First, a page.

Sunday, 29 April 2007

XHTML and MathML from OpenOffice.org 2.2

In the comments on Murray's blog I commented that (given a fixed stylesheet that does the conversion) the workflow to extract MathML from an XML file that contains MathML, and one that contains some XML transformable to MathML is pretty much the same.

This was in reply to a comment that Science (and it turns out, Nature) don't accept Office 2007 native format, partly at least due to a perceived lack of MathML support.

So, I thought I'd repeat my recent experiment Using OpenOffice.org rather than MS Office 2007.

I took the test1.docx file used as the test file in the earlier post, saved it (using Office 2007) as .doc (which warned me that the mathematics would get turned into pictures) and then imported it into OpenOffice.org, regenerated the mathematics using the formula editor provided, deleting the Word generated images, and saved as .odt. Now the aim of the game is to get an XHTML+MathML document, starting from here...

Step 1
Save as html. This produces a passable approximation to HTML (not valid but not quite so fanciful as the output from MS Word). The Mathematics is all images, and unlike Word there is no comment or other markup (not even an alt attribute) to give an alternative format. However there is a name attribute which gives the original object name, so we can retrieve the MathML from the .odt file.
Step 2
Unzip the odt file.
Step 3
Add an (empty) file math.dtd to several subdirectories extracted from the zip file, to make the content.xml files containing MathML well formed. (A catalogue would be a more sensible alternative to supplying multiple copies of the dtd).
Step 4
Run a small stylesheet that imports htmlparse.xsl to convert the HTML to XHTML, replaces the math images by their matching MathML fragments, and does a bit more cleanup on the xhtml to make it valid.
Step 5
There is no step 5:-)

The stylesheet in step 4 looks like this:

<xsl:stylesheet 
    version="2.0"
    xmlns="http://www.w3.org/1999/xhtml"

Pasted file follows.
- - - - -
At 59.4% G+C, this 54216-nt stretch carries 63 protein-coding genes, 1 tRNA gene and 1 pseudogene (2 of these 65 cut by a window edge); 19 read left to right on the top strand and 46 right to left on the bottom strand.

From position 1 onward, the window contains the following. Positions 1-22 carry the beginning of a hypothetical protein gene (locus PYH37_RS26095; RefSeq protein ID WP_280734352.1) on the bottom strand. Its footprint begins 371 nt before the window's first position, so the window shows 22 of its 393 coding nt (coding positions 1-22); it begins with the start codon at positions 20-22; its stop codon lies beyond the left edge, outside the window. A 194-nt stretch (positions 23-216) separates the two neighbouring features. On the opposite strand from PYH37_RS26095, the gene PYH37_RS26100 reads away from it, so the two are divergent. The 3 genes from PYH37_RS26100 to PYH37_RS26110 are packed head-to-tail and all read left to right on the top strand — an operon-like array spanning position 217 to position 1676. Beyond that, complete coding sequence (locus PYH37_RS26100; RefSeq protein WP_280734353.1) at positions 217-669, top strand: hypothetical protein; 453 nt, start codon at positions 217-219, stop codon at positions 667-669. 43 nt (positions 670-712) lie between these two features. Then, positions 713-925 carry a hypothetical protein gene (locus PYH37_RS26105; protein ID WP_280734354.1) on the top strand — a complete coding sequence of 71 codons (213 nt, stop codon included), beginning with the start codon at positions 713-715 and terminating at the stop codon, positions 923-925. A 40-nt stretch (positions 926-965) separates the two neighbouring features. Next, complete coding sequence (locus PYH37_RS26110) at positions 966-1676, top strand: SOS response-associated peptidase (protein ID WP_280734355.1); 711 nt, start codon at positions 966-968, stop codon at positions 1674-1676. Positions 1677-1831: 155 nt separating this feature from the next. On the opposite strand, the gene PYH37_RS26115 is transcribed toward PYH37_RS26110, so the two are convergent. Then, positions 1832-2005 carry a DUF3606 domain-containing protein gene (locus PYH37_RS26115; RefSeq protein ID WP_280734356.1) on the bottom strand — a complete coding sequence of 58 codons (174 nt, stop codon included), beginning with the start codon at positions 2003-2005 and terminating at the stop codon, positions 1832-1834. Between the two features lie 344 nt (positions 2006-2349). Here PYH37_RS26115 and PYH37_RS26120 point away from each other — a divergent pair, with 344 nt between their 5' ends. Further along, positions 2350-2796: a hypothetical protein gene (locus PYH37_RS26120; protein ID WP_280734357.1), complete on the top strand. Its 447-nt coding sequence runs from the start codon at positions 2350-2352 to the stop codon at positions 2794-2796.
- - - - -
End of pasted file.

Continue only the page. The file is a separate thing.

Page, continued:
xmlns:h="http://www.w3.org/1999/xhtml"
    xmlns:xsl="http://www.w3.org/1999/XSL/Transform"
    xmlns:d="data:,dpc"> 
  <xsl:import href="../htmlparse/htmlparse.xsl"/>
  <xsl:template name="main">
    <xsl:processing-instruction name="xml-stylesheet"
     >type="text/xsl" href="pmathml.xsl"</xsl:processing-instruction>
    <xsl:apply-templates select="d:htmlparse(
     unparsed-text('test1oo.html','windows-1252'))"/>

  </xsl:template>
  <xsl:template match="@*|node()">
    <xsl:copy>
      <xsl:apply-templates select="@*|node()"/>
    </xsl:copy>
  </xsl:template>

  <xsl:template match="@align|@valign|@dir|@frame|@rules">
    <xsl:attribute name="{name()}" select="lower-case(.)"/>
  </xsl:template>

  <xsl:template match="h:img[starts-with(@name,'Object')]">
    <xsl:copy-of select="doc(concat('odt-unzip/Object ',
                             substring-after(@name,'Object'),
                             '/content.xml'))"/>
  </xsl:template>
</xsl:stylesheet>

The result of the transformation looks like this.

Comparing the stylesheet here with the one in the earlier post you'll see that the complexity in either case is about the same. Word writes all the information into a single file (as comments) which can be a bit more convenient, but OpenOffice.org places the MathML directly in the zip file which may also have advantages. Word's HTML output takes a lot more cleaning up to be valid HTML (or XHTML) but there are tools around that do that, more or less.

Rob Weir has a recent blog entry picking up on the MathML support as a reason to go with ODF. I don't buy the argument, to be honest. It's not surprising that publications are not set up to accept the zipped xml formats from any of these systems. Publisher's in house document processes are ususally somewhat complicated and fine tuned. Tooling up to accept any new format will take them time. There are plenty of reasons to argue over which format is better in any given situation, but a general statement that storing MathML is good, and storing something transformable to MathML is bad doesn't really convince me of anything, sorry!

4 comments:

Anonymous said...

Looking at your example with a browser that supports MathML we see:

Error loading stylesheet: An XSLT stylesheet does not have an XML mimetype:http://www.dcarlisle.demon.co.uk/omml2mml/pmathml.xsl

Aravind said...

Hello everyone

I have created an app which can convert an existing Word 2007 document into XHTML + MathML (all equations are converted to corresponding MathML). I am making the project open source, so any contributions are welcome.

http://www.codeplex.com/word2mathml

Aravind

Anonymous said...

What XSLT processor are you using? I'm using Saxon and htmlparse.xsl gives this error:

Error at xsl:variable on line 117 of file:/home/igor/htmlparse/htmlparse.xsl:

Error in expression '(\i\c*)\s*(=\s*("[^"]*"|''[^'']*''|\c+))?\s*': Unexpected token <literal> beyond end of expression

Transformation failed: Run-time errors were reported

David said...

That error message comes from saxon 6 (or at least I get that error if I use saxon 6).

Saxon 6 is an XSLT 1 processor and this is an XSLT 2 stylesheet, you need saxon 9.